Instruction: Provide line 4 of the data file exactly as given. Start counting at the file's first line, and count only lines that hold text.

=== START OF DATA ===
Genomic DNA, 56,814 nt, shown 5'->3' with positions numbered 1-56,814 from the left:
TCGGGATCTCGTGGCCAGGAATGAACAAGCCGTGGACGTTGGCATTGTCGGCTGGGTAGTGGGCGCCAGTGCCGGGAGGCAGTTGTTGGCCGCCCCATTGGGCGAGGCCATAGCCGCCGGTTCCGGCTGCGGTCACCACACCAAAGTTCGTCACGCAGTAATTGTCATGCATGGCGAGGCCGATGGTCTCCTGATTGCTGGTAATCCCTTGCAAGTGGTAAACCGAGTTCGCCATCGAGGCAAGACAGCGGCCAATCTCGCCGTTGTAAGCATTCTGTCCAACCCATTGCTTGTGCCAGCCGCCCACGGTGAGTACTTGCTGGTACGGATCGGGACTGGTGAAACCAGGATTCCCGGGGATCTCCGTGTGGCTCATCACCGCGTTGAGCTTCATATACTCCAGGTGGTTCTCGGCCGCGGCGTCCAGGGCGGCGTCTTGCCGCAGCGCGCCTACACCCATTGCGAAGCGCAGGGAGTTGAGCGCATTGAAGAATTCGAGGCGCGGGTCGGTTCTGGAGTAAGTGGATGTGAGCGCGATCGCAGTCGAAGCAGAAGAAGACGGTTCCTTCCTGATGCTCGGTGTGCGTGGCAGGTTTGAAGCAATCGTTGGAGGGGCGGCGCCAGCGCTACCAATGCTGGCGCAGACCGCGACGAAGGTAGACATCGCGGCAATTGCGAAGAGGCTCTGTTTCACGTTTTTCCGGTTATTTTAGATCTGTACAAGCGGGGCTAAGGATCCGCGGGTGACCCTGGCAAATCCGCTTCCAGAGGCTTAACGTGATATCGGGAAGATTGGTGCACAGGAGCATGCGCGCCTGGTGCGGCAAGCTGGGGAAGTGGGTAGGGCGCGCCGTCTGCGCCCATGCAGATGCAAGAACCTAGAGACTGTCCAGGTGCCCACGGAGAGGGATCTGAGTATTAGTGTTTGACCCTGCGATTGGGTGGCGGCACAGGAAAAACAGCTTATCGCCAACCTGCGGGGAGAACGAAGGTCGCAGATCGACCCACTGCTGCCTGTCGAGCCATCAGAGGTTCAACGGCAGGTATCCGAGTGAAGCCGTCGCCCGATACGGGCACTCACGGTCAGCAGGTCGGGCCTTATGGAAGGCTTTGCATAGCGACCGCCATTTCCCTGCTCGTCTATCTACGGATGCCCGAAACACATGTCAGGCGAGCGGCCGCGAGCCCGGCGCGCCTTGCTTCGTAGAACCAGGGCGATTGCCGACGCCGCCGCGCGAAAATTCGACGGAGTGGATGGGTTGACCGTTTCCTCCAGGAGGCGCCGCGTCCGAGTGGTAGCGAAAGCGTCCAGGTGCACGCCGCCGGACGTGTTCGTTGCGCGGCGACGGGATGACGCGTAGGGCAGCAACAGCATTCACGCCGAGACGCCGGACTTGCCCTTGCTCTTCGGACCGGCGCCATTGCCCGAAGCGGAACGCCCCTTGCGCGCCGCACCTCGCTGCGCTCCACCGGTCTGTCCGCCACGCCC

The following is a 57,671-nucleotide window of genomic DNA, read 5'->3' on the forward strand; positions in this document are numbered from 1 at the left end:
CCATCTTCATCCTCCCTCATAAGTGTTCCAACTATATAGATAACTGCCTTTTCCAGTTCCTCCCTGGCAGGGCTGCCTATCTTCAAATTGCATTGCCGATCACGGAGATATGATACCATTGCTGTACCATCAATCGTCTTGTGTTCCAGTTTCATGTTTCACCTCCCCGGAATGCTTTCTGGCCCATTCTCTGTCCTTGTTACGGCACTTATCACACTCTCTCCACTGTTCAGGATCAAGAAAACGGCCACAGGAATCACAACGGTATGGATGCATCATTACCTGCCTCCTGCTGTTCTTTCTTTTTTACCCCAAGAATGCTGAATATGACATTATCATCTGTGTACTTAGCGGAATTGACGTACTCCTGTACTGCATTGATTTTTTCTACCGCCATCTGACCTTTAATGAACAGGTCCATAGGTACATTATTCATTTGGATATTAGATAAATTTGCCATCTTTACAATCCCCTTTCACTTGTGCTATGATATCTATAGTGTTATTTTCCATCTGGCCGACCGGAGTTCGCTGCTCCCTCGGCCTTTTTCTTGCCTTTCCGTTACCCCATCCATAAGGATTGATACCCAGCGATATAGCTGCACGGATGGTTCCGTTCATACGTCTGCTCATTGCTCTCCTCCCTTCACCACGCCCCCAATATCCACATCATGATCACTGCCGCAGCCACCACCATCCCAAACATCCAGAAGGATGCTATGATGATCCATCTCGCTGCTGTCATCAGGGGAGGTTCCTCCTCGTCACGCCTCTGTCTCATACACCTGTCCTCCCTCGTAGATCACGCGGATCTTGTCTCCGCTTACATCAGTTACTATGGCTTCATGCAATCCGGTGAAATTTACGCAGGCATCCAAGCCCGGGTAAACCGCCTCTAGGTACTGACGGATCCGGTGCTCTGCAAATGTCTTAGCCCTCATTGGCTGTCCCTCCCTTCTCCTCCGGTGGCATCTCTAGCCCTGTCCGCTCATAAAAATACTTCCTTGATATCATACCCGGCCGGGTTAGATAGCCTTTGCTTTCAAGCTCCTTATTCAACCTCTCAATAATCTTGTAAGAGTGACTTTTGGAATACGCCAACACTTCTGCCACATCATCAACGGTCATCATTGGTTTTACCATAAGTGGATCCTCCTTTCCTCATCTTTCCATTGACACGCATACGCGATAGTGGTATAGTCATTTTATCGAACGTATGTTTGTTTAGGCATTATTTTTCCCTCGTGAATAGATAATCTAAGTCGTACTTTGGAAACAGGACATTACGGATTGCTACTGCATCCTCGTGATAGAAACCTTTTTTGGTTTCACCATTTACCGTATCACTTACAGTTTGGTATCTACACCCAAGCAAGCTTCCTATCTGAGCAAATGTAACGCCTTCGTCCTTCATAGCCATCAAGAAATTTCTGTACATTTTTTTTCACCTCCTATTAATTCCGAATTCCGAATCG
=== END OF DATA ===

CCATCTTCATCCTCCCTCATAAGTGTTCCAACTATATAGATAACTGCCTTTTCCAGTTCCTCCCTGGCAGGGCTGCCTATCTTCAAATTGCATTGCCGATCACGGAGATATGATACCATTGCTGTACCATCAATCGTCTTGTGTTCCAGTTTCATGTTTCACCTCCCCGGAATGCTTTCTGGCCCATTCTCTGTCCTTGTTACGGCACTTATCACACTCTCTCCACTGTTCAGGATCAAGAAAACGGCCACAGGAATCACAACGGTATGGATGCATCATTACCTGCCTCCTGCTGTTCTTTCTTTTTTACCCCAAGAATGCTGAATATGACATTATCATCTGTGTACTTAGCGGAATTGACGTACTCCTGTACTGCATTGATTTTTTCTACCGCCATCTGACCTTTAATGAACAGGTCCATAGGTACATTATTCATTTGGATATTAGATAAATTTGCCATCTTTACAATCCCCTTTCACTTGTGCTATGATATCTATAGTGTTATTTTCCATCTGGCCGACCGGAGTTCGCTGCTCCCTCGGCCTTTTTCTTGCCTTTCCGTTACCCCATCCATAAGGATTGATACCCAGCGATATAGCTGCACGGATGGTTCCGTTCATACGTCTGCTCATTGCTCTCCTCCCTTCACCACGCCCCCAATATCCACATCATGATCACTGCCGCAGCCACCACCATCCCAAACATCCAGAAGGATGCTATGATGATCCATCTCGCTGCTGTCATCAGGGGAGGTTCCTCCTCGTCACGCCTCTGTCTCATACACCTGTCCTCCCTCGTAGATCACGCGGATCTTGTCTCCGCTTACATCAGTTACTATGGCTTCATGCAATCCGGTGAAATTTACGCAGGCATCCAAGCCCGGGTAAACCGCCTCTAGGTACTGACGGATCCGGTGCTCTGCAAATGTCTTAGCCCTCATTGGCTGTCCCTCCCTTCTCCTCCGGTGGCATCTCTAGCCCTGTCCGCTCATAAAAATACTTCCTTGATATCATACCCGGCCGGGTTAGATAGCCTTTGCTTTCAAGCTCCTTATTCAACCTCTCAATAATCTTGTAAGAGTGACTTTTGGAATACGCCAACACTTCTGCCACATCATCAACGGTCATCATTGGTTTTACCATAAGTGGATCCTCCTTTCCTCATCTTTCCATTGACACGCATACGCGATAGTGGTATAGTCATTTTATCGAACGTATGTTTGTTTAGGCATTATTTTTCCCTCGTGAATAGATAATCTAAGTCGTACTTTGGAAACAGGACATTACGGATTGCTACTGCATCCTCGTGATAGAAACCTTTTTTGGTTTCACCATTTACCGTATCACTTACAGTTTGGTATCTACACCCAAGCAAGCTTCCTATCTGAGCAAATGTAACGCCTTCGTCCTTCATAGCCATCAAGAAATTTCTGTACATTTTTTTTCACCTCCTATTAATTCCGAATTCCGAATCG